Virginia Beach Schools postpones decision on high school winter sports

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VIRGINIA BEACH, Va. (WAVY) — The winter sports season for Virginia Beach students is still a possibility, at least for now.

Virginia Beach Superintendent Aaron Spence announced Tuesday winter sports could still be canceled at a later date, but they will be postponed for now as officials monitor coronavirus metrics locally and statewide, which have been at record levels.

Last week, school leaders had said health metrics had to drop back to the “yellow zone” from the “red zone” by Tuesday for winter sports to continue. Nearly all districts in Virginia are in the red zone for cases per capita, and Virginia Beach and other Hampton Roads districts are in the red for percent positivity.

Spence says the district needs more time before potentially deciding to cancel the season.

“My team will continue to monitor our health metrics, talk with our neighboring school divisions, and as a member of the Executive Committee of the VHSL, engage with our colleagues on exhausting all possibilities before making any final decision,” Spence said in a message Tuesday.

It comes a day after Suffolk Public Schools announced it would postpone winter sports, with the next review on Dec. 28.

10 On Your Side spoke with Dr. Don Robertson, who is the chief schools officer for VBPS. He says the decision to start sports is a very difficult one for officials to make because they have to consider the health and safety of all those involved, especially the student-athletes.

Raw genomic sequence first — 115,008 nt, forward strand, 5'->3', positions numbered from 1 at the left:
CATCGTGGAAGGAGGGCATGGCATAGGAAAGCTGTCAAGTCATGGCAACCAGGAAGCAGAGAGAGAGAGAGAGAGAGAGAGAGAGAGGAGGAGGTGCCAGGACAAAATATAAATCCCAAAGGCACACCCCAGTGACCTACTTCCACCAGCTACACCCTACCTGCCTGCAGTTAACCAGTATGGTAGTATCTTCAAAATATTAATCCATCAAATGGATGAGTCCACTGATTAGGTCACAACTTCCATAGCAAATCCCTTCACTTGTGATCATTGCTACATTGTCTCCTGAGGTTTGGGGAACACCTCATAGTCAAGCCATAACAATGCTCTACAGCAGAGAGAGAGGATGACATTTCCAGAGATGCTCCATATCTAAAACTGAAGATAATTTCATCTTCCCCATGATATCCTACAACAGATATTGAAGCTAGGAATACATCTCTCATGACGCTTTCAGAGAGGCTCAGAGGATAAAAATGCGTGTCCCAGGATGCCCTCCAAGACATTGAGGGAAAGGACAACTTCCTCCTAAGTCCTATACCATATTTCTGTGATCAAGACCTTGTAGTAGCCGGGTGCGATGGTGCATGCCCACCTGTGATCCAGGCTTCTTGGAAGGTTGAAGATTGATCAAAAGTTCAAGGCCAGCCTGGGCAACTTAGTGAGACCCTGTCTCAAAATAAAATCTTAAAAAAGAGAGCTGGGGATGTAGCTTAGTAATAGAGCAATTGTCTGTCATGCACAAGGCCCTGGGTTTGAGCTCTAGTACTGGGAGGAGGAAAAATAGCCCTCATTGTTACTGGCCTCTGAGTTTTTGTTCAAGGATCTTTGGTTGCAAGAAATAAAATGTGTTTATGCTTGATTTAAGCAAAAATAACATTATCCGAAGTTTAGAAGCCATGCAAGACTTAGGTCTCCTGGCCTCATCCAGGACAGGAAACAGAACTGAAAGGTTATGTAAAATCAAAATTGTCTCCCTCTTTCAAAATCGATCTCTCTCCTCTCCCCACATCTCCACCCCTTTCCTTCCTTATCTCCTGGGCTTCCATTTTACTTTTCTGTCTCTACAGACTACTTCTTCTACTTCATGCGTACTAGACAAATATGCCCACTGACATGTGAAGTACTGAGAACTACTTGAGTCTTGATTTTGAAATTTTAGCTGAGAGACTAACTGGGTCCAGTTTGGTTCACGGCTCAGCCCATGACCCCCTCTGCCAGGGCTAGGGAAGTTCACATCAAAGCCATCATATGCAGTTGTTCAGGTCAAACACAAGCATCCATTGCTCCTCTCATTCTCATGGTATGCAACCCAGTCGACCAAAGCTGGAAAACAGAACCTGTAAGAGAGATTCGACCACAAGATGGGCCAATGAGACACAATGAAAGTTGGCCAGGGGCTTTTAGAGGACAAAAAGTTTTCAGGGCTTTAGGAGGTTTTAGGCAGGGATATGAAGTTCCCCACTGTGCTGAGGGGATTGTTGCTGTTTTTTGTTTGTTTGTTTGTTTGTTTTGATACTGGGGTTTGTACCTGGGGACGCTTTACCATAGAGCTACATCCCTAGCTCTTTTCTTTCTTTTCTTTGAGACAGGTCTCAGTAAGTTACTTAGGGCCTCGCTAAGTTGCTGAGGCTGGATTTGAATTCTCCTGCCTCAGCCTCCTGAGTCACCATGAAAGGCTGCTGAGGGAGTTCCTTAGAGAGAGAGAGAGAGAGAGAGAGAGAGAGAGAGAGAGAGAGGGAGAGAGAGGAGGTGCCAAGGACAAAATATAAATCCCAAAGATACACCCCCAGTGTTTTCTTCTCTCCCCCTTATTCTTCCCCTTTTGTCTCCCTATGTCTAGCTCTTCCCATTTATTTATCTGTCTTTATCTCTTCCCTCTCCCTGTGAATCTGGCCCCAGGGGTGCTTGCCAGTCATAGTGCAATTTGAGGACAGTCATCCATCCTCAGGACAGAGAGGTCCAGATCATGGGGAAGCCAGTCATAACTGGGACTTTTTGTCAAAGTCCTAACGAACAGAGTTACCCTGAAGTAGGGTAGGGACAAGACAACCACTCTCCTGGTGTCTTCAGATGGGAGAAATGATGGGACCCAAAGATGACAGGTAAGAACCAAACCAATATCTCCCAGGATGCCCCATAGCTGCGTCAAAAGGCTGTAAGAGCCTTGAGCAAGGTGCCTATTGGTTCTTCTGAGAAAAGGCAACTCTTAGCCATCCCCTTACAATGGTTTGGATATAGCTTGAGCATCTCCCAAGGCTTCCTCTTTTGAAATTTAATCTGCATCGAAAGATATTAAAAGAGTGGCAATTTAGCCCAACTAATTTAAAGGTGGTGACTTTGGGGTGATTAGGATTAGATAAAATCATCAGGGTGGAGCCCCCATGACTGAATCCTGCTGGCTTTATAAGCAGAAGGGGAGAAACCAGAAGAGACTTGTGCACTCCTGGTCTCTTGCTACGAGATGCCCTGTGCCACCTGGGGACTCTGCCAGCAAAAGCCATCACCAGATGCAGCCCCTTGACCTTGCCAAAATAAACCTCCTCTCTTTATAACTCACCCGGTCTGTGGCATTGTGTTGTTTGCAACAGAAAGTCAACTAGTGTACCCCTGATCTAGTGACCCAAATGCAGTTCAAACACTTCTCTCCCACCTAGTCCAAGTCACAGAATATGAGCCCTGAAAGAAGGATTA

“From the time they leave their doorsteps to the time they come home, we have a responsibility for them. So, we’ve got to make a decision that places them in the safest environment,” he said.

Robertson says the decision to play has fallen solely on districts with only recommendations coming from the Virginia Department of Health, Centers for Disease Control and Prevention and Virginia High School League, unlike earlier this year where schools and sports were halted on orders from the governor.

“There’s no litmus test. There’s no handbook. There’s no guidebook. It’s all brand new,” he said about their decision on whether or not to start the winter season.

Ultimately, Robertson says officials will have to make some type of decision, and some may not like the outcome regardless of whether it is to play or to cancel the season.

“The bullseye is on the superintendent in every decision because they’re going to have to make a decision where everyone either loves them or hates them,” he said.

When asked about student-athletes playing in leagues outside of schools and if that influences their decision to start up, Robertson says that some student-athletes had contracted COVID-19 from outside activities but it was the parents’ responsibility.

“The difference is when you play on school time, the school assumes liability and responsibility for students and staff who are tasked with working with those students,” he said.

Robertson said if decided, play could start in early January to meet the VHSL requirements for a season.

“If worst-case scenario across the metrics don’t go in different directions and VHSL doesn’t change its calendar, it would be very hard to have winter sports,” he said.


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